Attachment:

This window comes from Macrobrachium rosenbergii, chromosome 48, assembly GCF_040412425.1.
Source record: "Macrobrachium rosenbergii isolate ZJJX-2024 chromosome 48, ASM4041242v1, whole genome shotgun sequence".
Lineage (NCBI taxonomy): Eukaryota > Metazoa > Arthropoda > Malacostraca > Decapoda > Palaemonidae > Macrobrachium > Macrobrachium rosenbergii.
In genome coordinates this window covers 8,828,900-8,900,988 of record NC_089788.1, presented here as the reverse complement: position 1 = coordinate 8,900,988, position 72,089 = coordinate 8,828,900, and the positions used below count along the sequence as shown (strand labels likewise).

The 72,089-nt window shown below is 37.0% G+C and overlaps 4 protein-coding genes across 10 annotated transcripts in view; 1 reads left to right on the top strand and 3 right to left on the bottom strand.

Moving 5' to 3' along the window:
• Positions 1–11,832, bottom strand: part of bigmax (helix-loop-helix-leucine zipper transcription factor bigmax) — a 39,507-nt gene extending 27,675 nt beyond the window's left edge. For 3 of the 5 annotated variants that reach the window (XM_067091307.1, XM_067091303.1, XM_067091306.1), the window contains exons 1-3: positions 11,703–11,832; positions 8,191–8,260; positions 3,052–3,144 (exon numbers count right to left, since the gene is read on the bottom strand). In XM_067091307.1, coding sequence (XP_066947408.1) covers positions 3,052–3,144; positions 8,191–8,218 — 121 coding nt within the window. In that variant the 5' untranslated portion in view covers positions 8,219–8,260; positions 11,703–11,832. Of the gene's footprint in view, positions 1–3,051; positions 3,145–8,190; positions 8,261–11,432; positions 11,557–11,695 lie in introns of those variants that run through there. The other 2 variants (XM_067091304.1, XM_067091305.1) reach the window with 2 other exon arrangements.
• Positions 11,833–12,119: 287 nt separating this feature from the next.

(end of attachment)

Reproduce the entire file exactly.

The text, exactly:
This window comes from Macrobrachium rosenbergii, chromosome 48, assembly GCF_040412425.1.
Source record: "Macrobrachium rosenbergii isolate ZJJX-2024 chromosome 48, ASM4041242v1, whole genome shotgun sequence".
Lineage (NCBI taxonomy): Eukaryota > Metazoa > Arthropoda > Malacostraca > Decapoda > Palaemonidae > Macrobrachium > Macrobrachium rosenbergii.
In genome coordinates this window covers 8,828,900-8,900,988 of record NC_089788.1, presented here as the reverse complement: position 1 = coordinate 8,900,988, position 72,089 = coordinate 8,828,900, and the positions used below count along the sequence as shown (strand labels likewise).

The 72,089-nt window shown below is 37.0% G+C and overlaps 4 protein-coding genes across 10 annotated transcripts in view; 1 reads left to right on the top strand and 3 right to left on the bottom strand.

Moving 5' to 3' along the window:
• Positions 1–11,832, bottom strand: part of bigmax (helix-loop-helix-leucine zipper transcription factor bigmax) — a 39,507-nt gene extending 27,675 nt beyond the window's left edge. For 3 of the 5 annotated variants that reach the window (XM_067091307.1, XM_067091303.1, XM_067091306.1), the window contains exons 1-3: positions 11,703–11,832; positions 8,191–8,260; positions 3,052–3,144 (exon numbers count right to left, since the gene is read on the bottom strand). In XM_067091307.1, coding sequence (XP_066947408.1) covers positions 3,052–3,144; positions 8,191–8,218 — 121 coding nt within the window. In that variant the 5' untranslated portion in view covers positions 8,219–8,260; positions 11,703–11,832. Of the gene's footprint in view, positions 1–3,051; positions 3,145–8,190; positions 8,261–11,432; positions 11,557–11,695 lie in introns of those variants that run through there. The other 2 variants (XM_067091304.1, XM_067091305.1) reach the window with 2 other exon arrangements.
• Positions 11,833–12,119: 287 nt separating this feature from the next.